Google calendar/eLearning calendar

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Submitted by Hadley Rahrig

For my technology assignment, I decided to explore different online platforms for classroom calendars. I first discovered Google classroom, which seems to be very standardized, but requires administrator permission to create a class and develop a calendar. The standard google calendar app provided by Google Drive seems to be perfectly adequate. It allowed me to add in all due dates for the Interpersonal Relations class for which I TA. This calendar can then be shared with all classmates (with restrictions placed on editing functions). It should be noted that google calendars come with their unique ICAL link so that the calendar can sync with smartphone calendars.

I did a little more research and realized that Blackboard actually comes with this function! Under "my blackboard content" you can find a calendar application. You can use this application to schedule assignments and give links to those assignments directly from the calendar page. Each calendar comes with its own ical link so students have the option to import the blackboard calendar with any of their devices. The interface is fairly straightforward here and it allows you all of the same functions available with google calendar (i.e. repeat event; edit). According to the blackboard cite, all course items that are "assignments" with due dates are automatically added to the calendar. Two of my classes had all of their assignments added to the calendar. I'm not sure my instructors were even aware of this! Overall, I think this calendar application would be extremely useful for students and instructors and I think that the integration of this technology would be fairly seamless.

Socrative

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Submitted by Jeremy Barsell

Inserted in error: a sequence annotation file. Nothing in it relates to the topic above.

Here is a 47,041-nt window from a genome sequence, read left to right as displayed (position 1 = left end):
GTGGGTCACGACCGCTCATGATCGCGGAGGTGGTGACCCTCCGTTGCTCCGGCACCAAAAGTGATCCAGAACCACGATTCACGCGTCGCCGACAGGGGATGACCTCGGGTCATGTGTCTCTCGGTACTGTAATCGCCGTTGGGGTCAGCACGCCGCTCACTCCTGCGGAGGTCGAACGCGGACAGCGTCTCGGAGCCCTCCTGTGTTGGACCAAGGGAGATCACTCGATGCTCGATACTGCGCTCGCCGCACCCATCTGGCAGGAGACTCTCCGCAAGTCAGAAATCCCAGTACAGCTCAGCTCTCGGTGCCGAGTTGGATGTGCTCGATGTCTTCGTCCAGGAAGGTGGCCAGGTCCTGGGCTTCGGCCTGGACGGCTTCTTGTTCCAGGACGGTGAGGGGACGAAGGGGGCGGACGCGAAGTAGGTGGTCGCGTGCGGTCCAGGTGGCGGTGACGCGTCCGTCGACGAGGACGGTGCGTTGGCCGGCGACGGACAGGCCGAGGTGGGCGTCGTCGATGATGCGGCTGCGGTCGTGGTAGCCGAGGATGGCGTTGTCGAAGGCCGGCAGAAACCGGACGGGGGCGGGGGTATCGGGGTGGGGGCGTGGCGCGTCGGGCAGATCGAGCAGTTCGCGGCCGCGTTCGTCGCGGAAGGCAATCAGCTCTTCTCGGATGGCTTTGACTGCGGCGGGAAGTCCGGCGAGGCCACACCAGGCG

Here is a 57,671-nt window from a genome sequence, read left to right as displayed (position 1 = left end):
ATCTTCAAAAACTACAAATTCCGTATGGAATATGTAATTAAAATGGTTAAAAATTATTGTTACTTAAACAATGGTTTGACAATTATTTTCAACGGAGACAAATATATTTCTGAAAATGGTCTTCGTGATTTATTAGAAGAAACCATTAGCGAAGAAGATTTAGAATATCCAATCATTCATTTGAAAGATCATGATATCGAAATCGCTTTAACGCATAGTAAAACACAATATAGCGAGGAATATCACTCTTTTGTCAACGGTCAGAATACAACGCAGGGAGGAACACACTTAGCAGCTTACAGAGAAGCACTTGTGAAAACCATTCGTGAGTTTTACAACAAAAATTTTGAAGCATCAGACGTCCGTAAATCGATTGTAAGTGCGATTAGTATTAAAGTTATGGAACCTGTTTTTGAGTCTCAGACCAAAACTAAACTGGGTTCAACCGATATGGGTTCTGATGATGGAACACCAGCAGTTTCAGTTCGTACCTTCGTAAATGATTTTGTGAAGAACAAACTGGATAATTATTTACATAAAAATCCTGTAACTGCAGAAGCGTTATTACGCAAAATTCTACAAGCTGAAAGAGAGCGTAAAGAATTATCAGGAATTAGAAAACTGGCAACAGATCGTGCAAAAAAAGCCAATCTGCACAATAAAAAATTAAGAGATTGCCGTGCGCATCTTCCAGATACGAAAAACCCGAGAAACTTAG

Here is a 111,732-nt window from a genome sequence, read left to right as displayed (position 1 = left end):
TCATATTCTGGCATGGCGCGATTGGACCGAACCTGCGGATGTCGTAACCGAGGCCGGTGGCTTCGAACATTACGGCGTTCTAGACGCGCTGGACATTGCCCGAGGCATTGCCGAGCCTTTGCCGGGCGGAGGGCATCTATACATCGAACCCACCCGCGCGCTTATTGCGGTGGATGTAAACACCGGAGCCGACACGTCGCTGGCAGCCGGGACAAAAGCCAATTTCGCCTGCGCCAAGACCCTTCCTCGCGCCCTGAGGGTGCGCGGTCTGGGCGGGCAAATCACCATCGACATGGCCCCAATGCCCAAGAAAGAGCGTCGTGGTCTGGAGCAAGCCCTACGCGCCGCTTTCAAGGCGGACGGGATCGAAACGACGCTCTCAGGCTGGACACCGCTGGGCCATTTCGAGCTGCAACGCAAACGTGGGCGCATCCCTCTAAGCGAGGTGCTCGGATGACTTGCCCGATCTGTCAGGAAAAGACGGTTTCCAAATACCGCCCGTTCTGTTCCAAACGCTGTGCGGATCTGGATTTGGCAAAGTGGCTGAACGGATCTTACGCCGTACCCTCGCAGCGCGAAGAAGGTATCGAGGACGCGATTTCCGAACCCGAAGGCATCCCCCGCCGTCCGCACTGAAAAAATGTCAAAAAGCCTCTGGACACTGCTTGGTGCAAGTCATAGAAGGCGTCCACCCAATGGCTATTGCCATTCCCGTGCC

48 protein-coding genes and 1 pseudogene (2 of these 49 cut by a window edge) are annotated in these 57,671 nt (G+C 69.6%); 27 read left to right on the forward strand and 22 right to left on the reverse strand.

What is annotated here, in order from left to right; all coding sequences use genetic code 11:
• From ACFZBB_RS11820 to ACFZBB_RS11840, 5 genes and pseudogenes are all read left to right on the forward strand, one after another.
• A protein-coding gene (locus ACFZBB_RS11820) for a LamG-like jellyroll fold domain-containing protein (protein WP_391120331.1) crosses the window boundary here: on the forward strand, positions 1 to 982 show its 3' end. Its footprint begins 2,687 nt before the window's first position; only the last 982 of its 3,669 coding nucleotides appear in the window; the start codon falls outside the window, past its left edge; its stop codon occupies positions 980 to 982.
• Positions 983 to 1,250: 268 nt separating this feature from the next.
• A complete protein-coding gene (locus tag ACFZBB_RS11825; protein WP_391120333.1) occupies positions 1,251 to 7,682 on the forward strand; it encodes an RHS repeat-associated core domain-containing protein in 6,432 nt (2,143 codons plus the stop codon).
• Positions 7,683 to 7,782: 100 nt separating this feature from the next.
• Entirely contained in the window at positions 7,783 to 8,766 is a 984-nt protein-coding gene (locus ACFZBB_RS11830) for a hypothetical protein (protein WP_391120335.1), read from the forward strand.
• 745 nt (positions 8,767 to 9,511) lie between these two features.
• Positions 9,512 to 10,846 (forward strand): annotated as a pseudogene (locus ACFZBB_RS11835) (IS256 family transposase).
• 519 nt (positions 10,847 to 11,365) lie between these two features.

The technology that I have decided to share is a web-based app called Socrative.  Socrative is an interactive app that allows for teachers to create a virtual learning environment for students.  Similar to how many college courses require the use of a clicker for quizzes, Socrative can serve a similar function.  Teachers can create a live quiz that students log into using a generated classroom code.  Each student would only need to provide their own laptop, computer, or smartphone instead of buying a separate clicker.  Instructors can view responses and statistics in real time, such as seeing how many students gave a certain answer on any given question.  The quizzes can also be set to anonymous responses, which can be a great tool for sharing opinions without outing the student.  On top of quizzes, Socrative has an exit ticket function, where it would be helpful to get every student's response before they leave class, and a group function.  Instructors can create separate groups or rooms to split up students into different activities.  Socrative is free to use, and can be upgraded to a pro account which has more features.  There are also separate logins for instructors and for students.  Overall, I think Socrative is an innovative classroom app that can engage students using technology.